Cpl Paul Noll

My Exciting Night on Guard Duty

In January of 1949 I enlisted in the Army. They gave me a train ticket from Los Angeles to Salinas and a bus ticket from there to Fort Ord. The train trip took place at night and the next morning I caught the bus to Fort Ord. When I arrived there I discovered I was the only one in the company. The rest of the company would arrive a few days later. That gave me far too much attention from the officers.

I got assigned to a Field Artillery Battalion for basic training. I became a member of Battery B of the 29th Field Artillery Battalion. My barracks consisted of wooden two-story building with open studs. They turned on the heat for an hour each evening at 1700 hours. During the day the windows had to be open regardless of how cold the temperature.

At 17 I enjoyed the army basic training and did it with no problem. I had never fired a rifle before so had no bad habits to unlearn. I did well with the rifle and got sharpshooter class. I did what they required of you and with gusto. I remember once just before we were to undertake a 30-mile march with full field packs the sergeant asked if anyone there knew shorthand. Three idiots raised their hands, I guess hoping to get out of the exciting march. The sergeant then told them to report to the mess hall after the march because the mess hall was shorthanded. Another time he asked if anyone could type. Some idiots raised their hands. The sergeant told them if they could type they certainly could clean machine guns and that they did.

After some time there it became time for each of us to go on guard duty. We had learned the 10 general orders and knew it well. I got assigned to guard duty on the midnight to 0800 hours. My guard post was around a large group of warehouses. The circuit I had to walk was about 2 miles in length. We did the guard duty with an M1 rifle but unloaded.

During my first tour someone broke into the Greyhound bus station and of all things had robbed the Kotex machine of whatever quarters they found inside. The bus station was adjacent to my guard post and I got called to tell what I had seen which was nothing. On my next tour that night as I rounded one of the warehouses I came across a truck parked at one of the warehouses. Men were throwing some goods into the truck from the warehouse. At the top of my lungs and with some trepidation I screamed “Corporal of the Guard.” Of course the men quickly abandoned their thievery, jumped into the truck and sped away.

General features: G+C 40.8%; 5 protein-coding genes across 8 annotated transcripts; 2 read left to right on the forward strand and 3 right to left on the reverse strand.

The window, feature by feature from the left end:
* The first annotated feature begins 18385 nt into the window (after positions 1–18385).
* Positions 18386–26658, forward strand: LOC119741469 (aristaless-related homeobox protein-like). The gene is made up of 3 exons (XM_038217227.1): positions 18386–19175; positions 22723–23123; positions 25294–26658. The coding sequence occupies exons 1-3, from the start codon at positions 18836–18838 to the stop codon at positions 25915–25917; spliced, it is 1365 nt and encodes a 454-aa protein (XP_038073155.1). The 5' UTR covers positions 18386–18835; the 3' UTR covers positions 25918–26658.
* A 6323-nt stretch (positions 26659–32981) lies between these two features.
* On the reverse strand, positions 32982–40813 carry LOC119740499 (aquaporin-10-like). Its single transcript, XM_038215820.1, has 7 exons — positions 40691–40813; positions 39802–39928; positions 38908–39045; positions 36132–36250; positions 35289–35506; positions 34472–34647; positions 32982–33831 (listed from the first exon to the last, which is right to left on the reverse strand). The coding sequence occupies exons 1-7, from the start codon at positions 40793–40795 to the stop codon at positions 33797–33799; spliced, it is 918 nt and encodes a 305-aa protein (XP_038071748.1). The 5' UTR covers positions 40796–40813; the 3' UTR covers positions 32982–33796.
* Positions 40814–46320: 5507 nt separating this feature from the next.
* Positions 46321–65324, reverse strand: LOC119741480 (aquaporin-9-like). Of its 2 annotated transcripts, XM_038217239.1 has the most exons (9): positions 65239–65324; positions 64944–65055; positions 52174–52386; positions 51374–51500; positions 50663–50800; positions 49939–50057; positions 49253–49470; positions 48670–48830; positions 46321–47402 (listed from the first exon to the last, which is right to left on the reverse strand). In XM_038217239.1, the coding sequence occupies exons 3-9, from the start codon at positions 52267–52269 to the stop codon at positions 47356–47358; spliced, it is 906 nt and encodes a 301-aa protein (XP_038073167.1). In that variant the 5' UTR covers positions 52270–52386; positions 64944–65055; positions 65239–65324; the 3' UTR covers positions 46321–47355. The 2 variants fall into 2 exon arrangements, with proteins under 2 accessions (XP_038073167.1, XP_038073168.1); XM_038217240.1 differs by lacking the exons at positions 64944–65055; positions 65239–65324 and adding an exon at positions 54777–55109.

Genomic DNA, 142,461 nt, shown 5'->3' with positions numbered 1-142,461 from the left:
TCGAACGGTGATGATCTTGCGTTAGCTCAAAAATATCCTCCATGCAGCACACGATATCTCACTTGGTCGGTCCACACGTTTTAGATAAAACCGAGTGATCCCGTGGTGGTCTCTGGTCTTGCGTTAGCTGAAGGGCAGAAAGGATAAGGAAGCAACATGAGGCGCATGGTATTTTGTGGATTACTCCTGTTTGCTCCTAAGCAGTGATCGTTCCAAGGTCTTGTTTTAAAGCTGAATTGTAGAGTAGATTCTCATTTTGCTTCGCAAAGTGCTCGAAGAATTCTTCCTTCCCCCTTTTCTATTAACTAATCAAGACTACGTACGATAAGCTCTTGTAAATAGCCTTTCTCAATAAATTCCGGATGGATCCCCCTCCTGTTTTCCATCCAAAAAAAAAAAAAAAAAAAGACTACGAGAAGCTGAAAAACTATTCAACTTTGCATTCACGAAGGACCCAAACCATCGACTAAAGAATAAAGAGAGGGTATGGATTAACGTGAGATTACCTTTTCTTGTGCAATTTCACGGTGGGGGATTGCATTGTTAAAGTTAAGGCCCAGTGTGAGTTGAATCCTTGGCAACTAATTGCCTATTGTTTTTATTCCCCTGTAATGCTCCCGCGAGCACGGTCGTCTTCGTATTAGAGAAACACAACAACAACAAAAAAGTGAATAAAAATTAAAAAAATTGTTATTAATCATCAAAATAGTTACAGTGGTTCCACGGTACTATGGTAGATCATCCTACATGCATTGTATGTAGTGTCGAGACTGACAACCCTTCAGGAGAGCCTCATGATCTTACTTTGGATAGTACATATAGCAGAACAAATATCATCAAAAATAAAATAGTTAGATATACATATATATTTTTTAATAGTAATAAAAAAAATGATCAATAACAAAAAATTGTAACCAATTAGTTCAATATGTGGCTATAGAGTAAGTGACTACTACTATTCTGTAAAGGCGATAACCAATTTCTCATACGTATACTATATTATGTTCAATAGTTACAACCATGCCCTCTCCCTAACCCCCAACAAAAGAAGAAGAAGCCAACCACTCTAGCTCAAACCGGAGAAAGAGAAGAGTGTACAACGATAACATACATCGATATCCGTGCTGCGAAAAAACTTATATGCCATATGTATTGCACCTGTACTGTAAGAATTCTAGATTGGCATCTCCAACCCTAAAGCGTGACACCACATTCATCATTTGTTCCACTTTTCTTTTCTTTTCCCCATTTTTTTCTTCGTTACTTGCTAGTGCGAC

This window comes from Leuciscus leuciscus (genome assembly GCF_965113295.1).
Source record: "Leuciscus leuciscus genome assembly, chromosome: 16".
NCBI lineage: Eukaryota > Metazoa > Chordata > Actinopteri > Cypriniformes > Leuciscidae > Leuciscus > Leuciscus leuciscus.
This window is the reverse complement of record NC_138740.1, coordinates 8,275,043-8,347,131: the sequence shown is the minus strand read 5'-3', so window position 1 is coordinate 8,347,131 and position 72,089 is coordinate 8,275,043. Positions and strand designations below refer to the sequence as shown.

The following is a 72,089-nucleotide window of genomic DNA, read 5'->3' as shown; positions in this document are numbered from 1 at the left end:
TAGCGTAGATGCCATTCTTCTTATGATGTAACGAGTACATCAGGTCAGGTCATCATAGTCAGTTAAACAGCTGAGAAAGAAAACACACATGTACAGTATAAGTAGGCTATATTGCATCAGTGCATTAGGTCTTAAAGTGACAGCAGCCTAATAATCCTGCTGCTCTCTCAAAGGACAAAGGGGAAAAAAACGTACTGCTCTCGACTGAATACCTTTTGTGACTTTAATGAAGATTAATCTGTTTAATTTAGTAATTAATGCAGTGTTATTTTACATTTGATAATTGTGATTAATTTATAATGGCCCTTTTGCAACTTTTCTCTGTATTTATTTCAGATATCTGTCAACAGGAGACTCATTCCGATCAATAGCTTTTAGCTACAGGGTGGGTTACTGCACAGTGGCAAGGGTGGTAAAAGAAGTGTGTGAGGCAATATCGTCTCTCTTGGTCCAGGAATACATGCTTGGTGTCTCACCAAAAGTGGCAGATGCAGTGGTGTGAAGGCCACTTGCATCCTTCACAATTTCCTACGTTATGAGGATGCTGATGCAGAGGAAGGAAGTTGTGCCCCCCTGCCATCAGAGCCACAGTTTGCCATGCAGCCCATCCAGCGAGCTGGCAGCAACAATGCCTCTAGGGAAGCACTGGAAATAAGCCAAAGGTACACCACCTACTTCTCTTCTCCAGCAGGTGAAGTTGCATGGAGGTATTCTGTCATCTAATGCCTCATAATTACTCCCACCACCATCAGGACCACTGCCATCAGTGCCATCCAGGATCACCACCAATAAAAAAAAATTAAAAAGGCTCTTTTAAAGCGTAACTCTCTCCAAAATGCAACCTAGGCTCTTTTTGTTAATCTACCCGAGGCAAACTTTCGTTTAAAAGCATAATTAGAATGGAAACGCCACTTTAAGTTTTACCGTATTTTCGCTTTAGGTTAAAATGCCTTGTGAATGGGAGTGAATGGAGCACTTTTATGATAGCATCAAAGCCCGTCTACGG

The Officer of the guard soon came driving up and I spent a long time explaining the situation. That might seem enough excitement for the night, but more excitement soon came into my life. One of the other soldiers on guard duty decided to desert that night while on guard duty. The fellow that deserted was a member of my platoon. He had put an item of his in my car. I had a 1936 Chevy. No one had told me you were not supposed to have a car in Basic training and I had brought my car to the post some weeks time after basic training had started.

That night he asked to be able to get his stuff out of my car and I gave him the key so he could get it out of the trunk of my car. Well that became his getaway car to desert. The next morning the CID called me into the Provost Marshall’s office to find out my involvement in his desertion. I spent several hours explaining the situation and that I knew nothing of his intentions. A few days later they told me he was just 14 and had lied about a number of things and indeed was wanted for armed theft in Washington State.

I thought might be both the end of it and my car but more was in store for me. A couple of weeks later my platoon was out in the field for a week’s bivouac. One early morning a jeep drove up in a hurry and a light Colonel jumped out and inquired about the whereabouts of a Recruit P. S. Noll. They ordered me into the jeep and off we roared with one scared soldier. Again taken to the Provost Marshall’s office, they gave me a phone to talk to someone. My mother in Monterey Park, some hundreds of miles away, on the phone informed me that my car was parked in front of her house and where was I. Very worried she had called the Army to find out where I was and why my car was in front of her house.

Apparently the young man who had deserted had gone home to his parents’ home in the LA area. He had told his parents I had loaned him the car. They didn’t believe him and after some days had taken the car to the address on the registration slip which was my mother’s home. The next morning she saw my car there but where was Paul. Worried sick she had called the Army to discover the situation. The army seemed to be greatly surprised I had a car.

The next weekend I hitchhiked home to get my car. I notified the police that my stolen car had been recovered. That afternoon four policemen stopped me in Los Angles and with drawn guns ordered me to the ground. After explaining the situation and a call to headquarters they apologized and on my way I went back to fort Ord.

After basic training they assigned me to Fort Monmouth to go the Signal School there.

Paul Noll



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